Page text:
Qur'an announces that Salat will prevent you from shameful and unjust deeds. Please note that it is not said that a person offering Salat should restraint himself from committing shameful acts and unjust deeds. Salat will restraint the devotee from evil. On the other hand we observe people involved in shameful acts and unjust deeds though they may be regular Namazis for years! The claim of Qur'an cannot be false. They in fact did not offer Salat in the prescribed manner. It is high time that camps of teaching Salat with meditation be organised. Alas all our books of Salat procedures, Salat taught to the children by elders in their homes and even Salat taught by Mullahs in Madrasas is comprised of recitation and postures only. There is no meditation and hence it is neither providing peace of mind nor restraining from unjust deeds.

Yogic insights into Islam

There are a number of legends about the early life of Mohammed, founder of the religion of Islam.
It is said that just before Mohammed’s birth his father, Abdulah, dreamt of his unborn son. He saw growing from his child’s back a tree, which climbed upward, and reaching its full height emitted a light that spread around the world.
Most Muslims interpret the dream and its imagery symbolically. The tree would of course represent the religion of Islam, supported by Mohammed. The light is the wisdom of his teachings that have truly been globally disseminated.
However we also know that the tree in Mohammed’s back could be the ‘tree of life’ and is a common symbol in Middle Eastern and Islamic culture. Carl Jung, after years of studying the language of the unconscious, interpreted the tree of life as one of the universal unconscious’s synonyms for the Kundalini.
The Kundalini, said Jung, is a spiritual energy best documented by (but by no means exclusive to) the yogis of India. It should not at all be surprising, should we take an open- minded and closer look at Islam, that as with the other great religions, we find a deeper, more mystical and universal message: that of self realisation and the mechanism by which it occurs–Kundalini awakening. Every culture and religion has had individuals who have achieved a living, spontaneous, direct experience of their religion. A dynamic, suprahuman awareness that went beyond dogma and blind faith. The Gnostics of Christianity, the Yogis of Hinduism, the Fang- Shi of Tao and the Sufis of Islam all achieved these states and each have spoken of experiences that, despite differences of appearance, are strikingly similar in content.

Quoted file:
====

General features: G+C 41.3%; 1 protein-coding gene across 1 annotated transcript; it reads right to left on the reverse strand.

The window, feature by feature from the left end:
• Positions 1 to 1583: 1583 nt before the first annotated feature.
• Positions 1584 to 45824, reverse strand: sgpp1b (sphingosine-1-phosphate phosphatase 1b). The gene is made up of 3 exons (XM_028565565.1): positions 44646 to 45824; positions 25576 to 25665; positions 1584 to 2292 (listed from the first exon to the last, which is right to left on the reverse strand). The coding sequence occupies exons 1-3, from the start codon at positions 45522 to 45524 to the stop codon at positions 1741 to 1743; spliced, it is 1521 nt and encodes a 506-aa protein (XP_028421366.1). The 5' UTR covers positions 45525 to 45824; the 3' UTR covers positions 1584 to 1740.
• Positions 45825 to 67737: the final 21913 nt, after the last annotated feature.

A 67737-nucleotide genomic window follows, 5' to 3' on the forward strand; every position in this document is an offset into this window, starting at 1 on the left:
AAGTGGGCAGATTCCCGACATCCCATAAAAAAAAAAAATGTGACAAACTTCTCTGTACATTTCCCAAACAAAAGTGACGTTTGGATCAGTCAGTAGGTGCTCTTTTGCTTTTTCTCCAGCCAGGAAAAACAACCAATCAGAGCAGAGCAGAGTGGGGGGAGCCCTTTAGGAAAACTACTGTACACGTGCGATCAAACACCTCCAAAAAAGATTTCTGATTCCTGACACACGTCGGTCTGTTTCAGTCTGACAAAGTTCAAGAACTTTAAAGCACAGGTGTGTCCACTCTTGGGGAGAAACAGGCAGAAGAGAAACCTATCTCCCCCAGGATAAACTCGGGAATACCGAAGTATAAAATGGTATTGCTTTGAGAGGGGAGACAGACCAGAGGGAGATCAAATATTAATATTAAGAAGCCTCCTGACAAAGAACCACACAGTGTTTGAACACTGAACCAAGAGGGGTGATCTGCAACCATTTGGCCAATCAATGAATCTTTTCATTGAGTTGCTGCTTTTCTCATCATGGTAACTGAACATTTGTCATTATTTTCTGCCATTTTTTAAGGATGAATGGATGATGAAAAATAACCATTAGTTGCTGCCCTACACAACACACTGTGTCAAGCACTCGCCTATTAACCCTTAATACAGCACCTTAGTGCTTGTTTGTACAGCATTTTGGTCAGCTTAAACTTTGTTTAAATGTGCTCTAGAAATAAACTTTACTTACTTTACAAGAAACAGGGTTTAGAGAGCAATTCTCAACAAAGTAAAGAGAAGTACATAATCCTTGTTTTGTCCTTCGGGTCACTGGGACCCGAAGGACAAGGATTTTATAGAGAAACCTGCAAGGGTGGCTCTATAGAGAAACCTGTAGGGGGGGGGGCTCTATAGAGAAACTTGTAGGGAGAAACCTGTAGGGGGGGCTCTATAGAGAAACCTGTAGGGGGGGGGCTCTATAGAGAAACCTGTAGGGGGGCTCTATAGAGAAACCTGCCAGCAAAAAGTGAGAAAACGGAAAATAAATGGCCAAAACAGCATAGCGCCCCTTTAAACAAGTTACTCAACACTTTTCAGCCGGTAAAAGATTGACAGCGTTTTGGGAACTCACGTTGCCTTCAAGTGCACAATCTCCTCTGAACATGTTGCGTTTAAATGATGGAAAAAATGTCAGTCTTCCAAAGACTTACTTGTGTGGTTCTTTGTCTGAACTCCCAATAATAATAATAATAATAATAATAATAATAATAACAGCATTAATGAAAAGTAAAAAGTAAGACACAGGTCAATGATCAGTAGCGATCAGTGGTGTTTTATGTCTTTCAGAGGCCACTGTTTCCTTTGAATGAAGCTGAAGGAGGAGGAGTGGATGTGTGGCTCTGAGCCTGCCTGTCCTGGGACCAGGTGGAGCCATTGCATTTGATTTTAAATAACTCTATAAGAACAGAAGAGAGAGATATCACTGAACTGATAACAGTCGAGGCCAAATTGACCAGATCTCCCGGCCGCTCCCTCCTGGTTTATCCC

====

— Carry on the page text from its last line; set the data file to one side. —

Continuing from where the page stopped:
Let us then look at Abdula’s dream from a yogic perspective. We can suggest that he actually saw the uniquely powerful Kundalini of his son. The ascent of Mohammed’s Kundalini was not simply of individual importance to Mohammed but had global, even cosmic significance. For the light, the divine energy of Mohammed’s Kundalini, was about to affect a spiritual and cultural revolution in Arabia. Mohammed was the vessel through which the universal unconscious, or ‘divine’, or ‘God’ was about to act.
As a child and young man Mohammed showed few signs of his prophetic destiny. He was well known for his moral integrity and good character but it was not until his forties that he became aware of his true purpose. Through a series of transformative experiences Mohammed was prepared for his divine role. These experiences culminated in the amazing Meraj (or ‘Ascent’).